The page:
That was all I wanted…and it was all I needed, especially on that day.
The truth is for some of us this journey to parenthood is unbearable and truly a brutally heart-wrenching walk. Some of us are dying to share our stories. And some of us are dying for you to listen. Everyone handles infertility so uniquely. It is so important to be there for your friend, walking this journey with them, respecting their desire to talk as much or as little about what they are facing. Infertility is a reoccuring grief and I whole-heartedly believe it is vital to have a strong support system of people who will be brave and have strength with you, especially when you are having an exceptionally hard day. Unless you have walked through infertility yourself, it is very difficult to understand the immense heartache and pain that encompasses this journey. However, that doesn’t mean you cannot and shouldn’t try to understand. It doesn’t mean you can’t be a good friend and that there aren’t things that you can do to show your deepest amount of love and support along the way.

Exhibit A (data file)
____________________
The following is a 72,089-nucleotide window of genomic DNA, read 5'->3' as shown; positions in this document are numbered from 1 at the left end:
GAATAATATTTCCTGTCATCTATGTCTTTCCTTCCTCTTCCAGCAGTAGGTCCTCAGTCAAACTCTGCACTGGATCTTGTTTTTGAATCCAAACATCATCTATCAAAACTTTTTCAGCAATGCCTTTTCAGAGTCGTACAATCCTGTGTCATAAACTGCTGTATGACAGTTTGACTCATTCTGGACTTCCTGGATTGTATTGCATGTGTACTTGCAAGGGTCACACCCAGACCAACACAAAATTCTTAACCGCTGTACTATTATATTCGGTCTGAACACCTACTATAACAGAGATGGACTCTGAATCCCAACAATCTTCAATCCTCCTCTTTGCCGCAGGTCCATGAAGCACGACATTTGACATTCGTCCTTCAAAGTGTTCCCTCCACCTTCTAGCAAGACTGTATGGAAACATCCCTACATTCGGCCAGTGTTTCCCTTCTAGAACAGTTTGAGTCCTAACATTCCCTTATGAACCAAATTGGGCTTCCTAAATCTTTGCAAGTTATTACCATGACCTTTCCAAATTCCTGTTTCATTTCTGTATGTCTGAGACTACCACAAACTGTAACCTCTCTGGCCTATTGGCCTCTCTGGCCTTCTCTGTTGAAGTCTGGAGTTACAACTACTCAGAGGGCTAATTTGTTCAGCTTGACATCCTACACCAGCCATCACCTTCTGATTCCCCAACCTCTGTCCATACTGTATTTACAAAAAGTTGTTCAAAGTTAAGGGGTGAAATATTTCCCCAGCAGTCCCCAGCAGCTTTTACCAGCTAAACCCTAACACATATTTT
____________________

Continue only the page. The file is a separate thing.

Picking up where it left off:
When we first started trying to conceive, Ryan and I chose to keep our journey a secret for some time. We had always envisioned us completely surprising our families and friends that we were pregnant in the “oh my God, I can’t believe it” kind of way. Obviously, God had a different story for us. As test results came in and my womb still remained empty we continued to conceal our secret. However, as time went by our secret was paralyzing me and I knew how much my journey was especially affecting my heart. We finally decided to expose the truth of what we were going through to Nicole and her husband. I remember the very moment when we finally decided to share with them that we had been trying to conceive. My heart exploded with freedom and, even joy, as I was finally able to express my raw and authentic feelings to someone I loved and trusted, who I knew would respect my heart and the accompanying feelings. I knew they would be there for us every step of this walk–no matter how long it would take. They were one of the first people we shared our news with and one of the few who knew for nearly the first year of our journey. For myself, being completely vulnerable and transparent about my story as well as finding the safest friends to expose my heart to, has changed my life in a way I could have never envisioned. God has presented to me some incredibly trusting and supportive friendships-people who I know are literally walking this journey with me, believing in God’s faithfulness, who will always be there for me. This used to be a very lonely walk, and honestly, sometimes it still is. However, I know I am not alone, nor am I the only woman in the world who daily faces the battle of an empty womb who is hoping, wondering, and ultimately not knowing when their miracle will come. God has shown me a deeper meaning of friendship and how we can be there for each other when we face adversity.